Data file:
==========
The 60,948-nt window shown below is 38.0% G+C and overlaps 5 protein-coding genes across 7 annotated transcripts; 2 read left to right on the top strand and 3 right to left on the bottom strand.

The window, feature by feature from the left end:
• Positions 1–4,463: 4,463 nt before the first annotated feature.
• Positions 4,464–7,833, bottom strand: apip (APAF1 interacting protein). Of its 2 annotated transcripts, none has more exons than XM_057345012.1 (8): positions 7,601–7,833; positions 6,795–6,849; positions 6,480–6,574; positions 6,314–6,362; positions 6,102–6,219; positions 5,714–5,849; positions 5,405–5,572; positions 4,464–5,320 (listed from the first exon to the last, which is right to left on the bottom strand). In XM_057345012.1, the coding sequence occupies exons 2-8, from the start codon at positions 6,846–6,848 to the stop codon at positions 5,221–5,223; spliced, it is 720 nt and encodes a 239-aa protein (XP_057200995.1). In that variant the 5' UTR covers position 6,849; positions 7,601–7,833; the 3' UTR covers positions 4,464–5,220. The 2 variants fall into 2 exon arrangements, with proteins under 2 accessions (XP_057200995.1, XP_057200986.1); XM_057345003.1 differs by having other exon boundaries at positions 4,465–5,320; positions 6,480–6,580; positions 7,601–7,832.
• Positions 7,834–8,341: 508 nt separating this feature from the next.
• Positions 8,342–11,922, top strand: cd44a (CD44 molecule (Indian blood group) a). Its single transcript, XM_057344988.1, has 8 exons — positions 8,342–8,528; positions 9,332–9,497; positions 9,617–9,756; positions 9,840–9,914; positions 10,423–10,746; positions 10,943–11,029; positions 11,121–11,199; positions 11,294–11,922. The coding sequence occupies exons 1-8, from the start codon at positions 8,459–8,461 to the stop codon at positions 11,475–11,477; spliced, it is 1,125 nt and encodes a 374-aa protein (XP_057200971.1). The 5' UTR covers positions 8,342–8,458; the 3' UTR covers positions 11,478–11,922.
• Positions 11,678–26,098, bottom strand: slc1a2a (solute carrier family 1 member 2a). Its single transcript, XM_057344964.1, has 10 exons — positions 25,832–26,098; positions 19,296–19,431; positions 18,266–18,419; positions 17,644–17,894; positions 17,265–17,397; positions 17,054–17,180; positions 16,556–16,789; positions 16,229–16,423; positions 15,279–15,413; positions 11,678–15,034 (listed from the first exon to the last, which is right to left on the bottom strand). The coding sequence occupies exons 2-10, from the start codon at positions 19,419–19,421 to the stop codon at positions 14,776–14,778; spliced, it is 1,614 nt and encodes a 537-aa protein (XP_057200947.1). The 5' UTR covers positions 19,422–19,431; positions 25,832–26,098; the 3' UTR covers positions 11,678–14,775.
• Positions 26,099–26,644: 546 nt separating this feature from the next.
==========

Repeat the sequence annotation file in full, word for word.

The 60,948-nt window shown below is 38.0% G+C and overlaps 5 protein-coding genes across 7 annotated transcripts; 2 read left to right on the top strand and 3 right to left on the bottom strand.

The window, feature by feature from the left end:
• Positions 1–4,463: 4,463 nt before the first annotated feature.
• Positions 4,464–7,833, bottom strand: apip (APAF1 interacting protein). Of its 2 annotated transcripts, none has more exons than XM_057345012.1 (8): positions 7,601–7,833; positions 6,795–6,849; positions 6,480–6,574; positions 6,314–6,362; positions 6,102–6,219; positions 5,714–5,849; positions 5,405–5,572; positions 4,464–5,320 (listed from the first exon to the last, which is right to left on the bottom strand). In XM_057345012.1, the coding sequence occupies exons 2-8, from the start codon at positions 6,846–6,848 to the stop codon at positions 5,221–5,223; spliced, it is 720 nt and encodes a 239-aa protein (XP_057200995.1). In that variant the 5' UTR covers position 6,849; positions 7,601–7,833; the 3' UTR covers positions 4,464–5,220. The 2 variants fall into 2 exon arrangements, with proteins under 2 accessions (XP_057200995.1, XP_057200986.1); XM_057345003.1 differs by having other exon boundaries at positions 4,465–5,320; positions 6,480–6,580; positions 7,601–7,832.
• Positions 7,834–8,341: 508 nt separating this feature from the next.
• Positions 8,342–11,922, top strand: cd44a (CD44 molecule (Indian blood group) a). Its single transcript, XM_057344988.1, has 8 exons — positions 8,342–8,528; positions 9,332–9,497; positions 9,617–9,756; positions 9,840–9,914; positions 10,423–10,746; positions 10,943–11,029; positions 11,121–11,199; positions 11,294–11,922. The coding sequence occupies exons 1-8, from the start codon at positions 8,459–8,461 to the stop codon at positions 11,475–11,477; spliced, it is 1,125 nt and encodes a 374-aa protein (XP_057200971.1). The 5' UTR covers positions 8,342–8,458; the 3' UTR covers positions 11,478–11,922.
• Positions 11,678–26,098, bottom strand: slc1a2a (solute carrier family 1 member 2a). Its single transcript, XM_057344964.1, has 10 exons — positions 25,832–26,098; positions 19,296–19,431; positions 18,266–18,419; positions 17,644–17,894; positions 17,265–17,397; positions 17,054–17,180; positions 16,556–16,789; positions 16,229–16,423; positions 15,279–15,413; positions 11,678–15,034 (listed from the first exon to the last, which is right to left on the bottom strand). The coding sequence occupies exons 2-10, from the start codon at positions 19,419–19,421 to the stop codon at positions 14,776–14,778; spliced, it is 1,614 nt and encodes a 537-aa protein (XP_057200947.1). The 5' UTR covers positions 19,422–19,431; positions 25,832–26,098; the 3' UTR covers positions 11,678–14,775.
• Positions 26,099–26,644: 546 nt separating this feature from the next.